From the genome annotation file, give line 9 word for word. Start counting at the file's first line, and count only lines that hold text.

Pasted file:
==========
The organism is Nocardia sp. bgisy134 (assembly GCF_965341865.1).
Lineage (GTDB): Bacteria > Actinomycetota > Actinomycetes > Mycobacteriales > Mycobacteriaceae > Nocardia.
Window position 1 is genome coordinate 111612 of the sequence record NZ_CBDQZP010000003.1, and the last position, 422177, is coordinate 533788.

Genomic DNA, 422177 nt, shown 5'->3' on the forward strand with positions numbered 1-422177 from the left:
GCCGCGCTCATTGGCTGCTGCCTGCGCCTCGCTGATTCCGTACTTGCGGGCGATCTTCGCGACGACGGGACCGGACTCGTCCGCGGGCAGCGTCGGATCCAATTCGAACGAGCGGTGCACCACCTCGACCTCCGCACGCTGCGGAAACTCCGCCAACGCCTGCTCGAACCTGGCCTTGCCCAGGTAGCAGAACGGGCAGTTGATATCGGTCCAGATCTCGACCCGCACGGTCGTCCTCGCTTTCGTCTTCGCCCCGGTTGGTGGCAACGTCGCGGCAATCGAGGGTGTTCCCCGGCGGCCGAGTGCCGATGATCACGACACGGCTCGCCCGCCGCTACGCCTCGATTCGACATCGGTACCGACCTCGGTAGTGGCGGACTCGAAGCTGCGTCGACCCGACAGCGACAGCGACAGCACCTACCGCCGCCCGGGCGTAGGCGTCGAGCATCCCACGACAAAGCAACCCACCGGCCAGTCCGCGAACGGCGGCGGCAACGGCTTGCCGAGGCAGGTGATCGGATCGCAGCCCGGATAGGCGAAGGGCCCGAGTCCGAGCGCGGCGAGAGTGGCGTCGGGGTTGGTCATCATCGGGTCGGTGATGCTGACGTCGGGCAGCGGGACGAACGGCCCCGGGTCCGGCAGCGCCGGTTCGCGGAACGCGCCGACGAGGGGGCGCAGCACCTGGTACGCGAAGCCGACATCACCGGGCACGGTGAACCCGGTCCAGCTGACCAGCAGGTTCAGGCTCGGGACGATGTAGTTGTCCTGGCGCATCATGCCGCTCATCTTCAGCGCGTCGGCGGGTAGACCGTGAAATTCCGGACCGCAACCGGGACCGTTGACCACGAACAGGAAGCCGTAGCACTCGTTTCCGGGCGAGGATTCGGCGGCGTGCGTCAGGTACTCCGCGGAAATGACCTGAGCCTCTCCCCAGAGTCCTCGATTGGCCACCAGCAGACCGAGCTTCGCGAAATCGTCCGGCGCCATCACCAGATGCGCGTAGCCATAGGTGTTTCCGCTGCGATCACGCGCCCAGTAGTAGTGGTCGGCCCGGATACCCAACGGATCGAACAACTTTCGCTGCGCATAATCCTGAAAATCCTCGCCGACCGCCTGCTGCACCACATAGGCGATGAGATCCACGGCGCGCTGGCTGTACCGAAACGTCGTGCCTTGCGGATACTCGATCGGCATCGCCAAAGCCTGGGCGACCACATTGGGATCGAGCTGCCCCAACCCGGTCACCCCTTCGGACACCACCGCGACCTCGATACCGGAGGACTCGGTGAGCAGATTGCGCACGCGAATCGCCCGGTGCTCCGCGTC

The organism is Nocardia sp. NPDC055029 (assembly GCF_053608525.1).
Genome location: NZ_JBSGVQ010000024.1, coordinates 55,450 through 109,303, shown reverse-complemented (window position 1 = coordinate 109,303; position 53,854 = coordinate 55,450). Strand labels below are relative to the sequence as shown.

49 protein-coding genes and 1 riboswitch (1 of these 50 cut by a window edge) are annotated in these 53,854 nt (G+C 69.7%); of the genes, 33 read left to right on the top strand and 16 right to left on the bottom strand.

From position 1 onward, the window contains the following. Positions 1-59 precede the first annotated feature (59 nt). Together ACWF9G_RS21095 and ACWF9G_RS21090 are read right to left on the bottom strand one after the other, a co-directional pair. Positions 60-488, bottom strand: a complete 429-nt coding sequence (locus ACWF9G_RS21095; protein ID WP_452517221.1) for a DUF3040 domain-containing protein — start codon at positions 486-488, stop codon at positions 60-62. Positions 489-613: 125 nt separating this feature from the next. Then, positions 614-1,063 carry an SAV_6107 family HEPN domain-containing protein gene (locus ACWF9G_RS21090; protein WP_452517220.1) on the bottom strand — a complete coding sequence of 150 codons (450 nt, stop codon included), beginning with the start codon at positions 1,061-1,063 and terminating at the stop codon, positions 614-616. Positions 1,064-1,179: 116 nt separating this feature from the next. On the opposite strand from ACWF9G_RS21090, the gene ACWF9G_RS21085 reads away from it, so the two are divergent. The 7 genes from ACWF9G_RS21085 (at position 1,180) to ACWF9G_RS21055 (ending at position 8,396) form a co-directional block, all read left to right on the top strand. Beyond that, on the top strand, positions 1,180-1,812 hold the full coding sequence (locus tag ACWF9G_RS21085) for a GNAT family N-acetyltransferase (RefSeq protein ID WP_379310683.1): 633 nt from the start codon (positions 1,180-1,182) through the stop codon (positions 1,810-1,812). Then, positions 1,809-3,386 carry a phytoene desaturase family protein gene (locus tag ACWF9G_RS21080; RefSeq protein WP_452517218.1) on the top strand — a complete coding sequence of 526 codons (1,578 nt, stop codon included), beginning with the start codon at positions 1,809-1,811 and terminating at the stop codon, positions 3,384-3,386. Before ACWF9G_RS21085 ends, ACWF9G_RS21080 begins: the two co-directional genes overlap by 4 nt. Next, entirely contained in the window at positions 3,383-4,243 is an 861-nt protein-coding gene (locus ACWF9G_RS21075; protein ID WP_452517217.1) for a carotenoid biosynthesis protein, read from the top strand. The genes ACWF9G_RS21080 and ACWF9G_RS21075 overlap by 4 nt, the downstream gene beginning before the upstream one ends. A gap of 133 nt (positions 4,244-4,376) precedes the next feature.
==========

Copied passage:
From position 1 onward, the window contains the following. Positions 1-59 precede the first annotated feature (59 nt). Together ACWF9G_RS21095 and ACWF9G_RS21090 are read right to left on the bottom strand one after the other, a co-directional pair. Positions 60-488, bottom strand: a complete 429-nt coding sequence (locus ACWF9G_RS21095; protein ID WP_452517221.1) for a DUF3040 domain-containing protein — start codon at positions 486-488, stop codon at positions 60-62. Positions 489-613: 125 nt separating this feature from the next. Then, positions 614-1,063 carry an SAV_6107 family HEPN domain-containing protein gene (locus ACWF9G_RS21090; protein WP_452517220.1) on the bottom strand — a complete coding sequence of 150 codons (450 nt, stop codon included), beginning with the start codon at positions 1,061-1,063 and terminating at the stop codon, positions 614-616. Positions 1,064-1,179: 116 nt separating this feature from the next. On the opposite strand from ACWF9G_RS21090, the gene ACWF9G_RS21085 reads away from it, so the two are divergent. The 7 genes from ACWF9G_RS21085 (at position 1,180) to ACWF9G_RS21055 (ending at position 8,396) form a co-directional block, all read left to right on the top strand. Beyond that, on the top strand, positions 1,180-1,812 hold the full coding sequence (locus tag ACWF9G_RS21085) for a GNAT family N-acetyltransferase (RefSeq protein ID WP_379310683.1): 633 nt from the start codon (positions 1,180-1,182) through the stop codon (positions 1,810-1,812). Then, positions 1,809-3,386 carry a phytoene desaturase family protein gene (locus tag ACWF9G_RS21080; RefSeq protein WP_452517218.1) on the top strand — a complete coding sequence of 526 codons (1,578 nt, stop codon included), beginning with the start codon at positions 1,809-1,811 and terminating at the stop codon, positions 3,384-3,386. Before ACWF9G_RS21085 ends, ACWF9G_RS21080 begins: the two co-directional genes overlap by 4 nt. Next, entirely contained in the window at positions 3,383-4,243 is an 861-nt protein-coding gene (locus ACWF9G_RS21075; protein ID WP_452517217.1) for a carotenoid biosynthesis protein, read from the top strand. The genes ACWF9G_RS21080 and ACWF9G_RS21075 overlap by 4 nt, the downstream gene beginning before the upstream one ends. A gap of 133 nt (positions 4,244-4,376) precedes the next feature.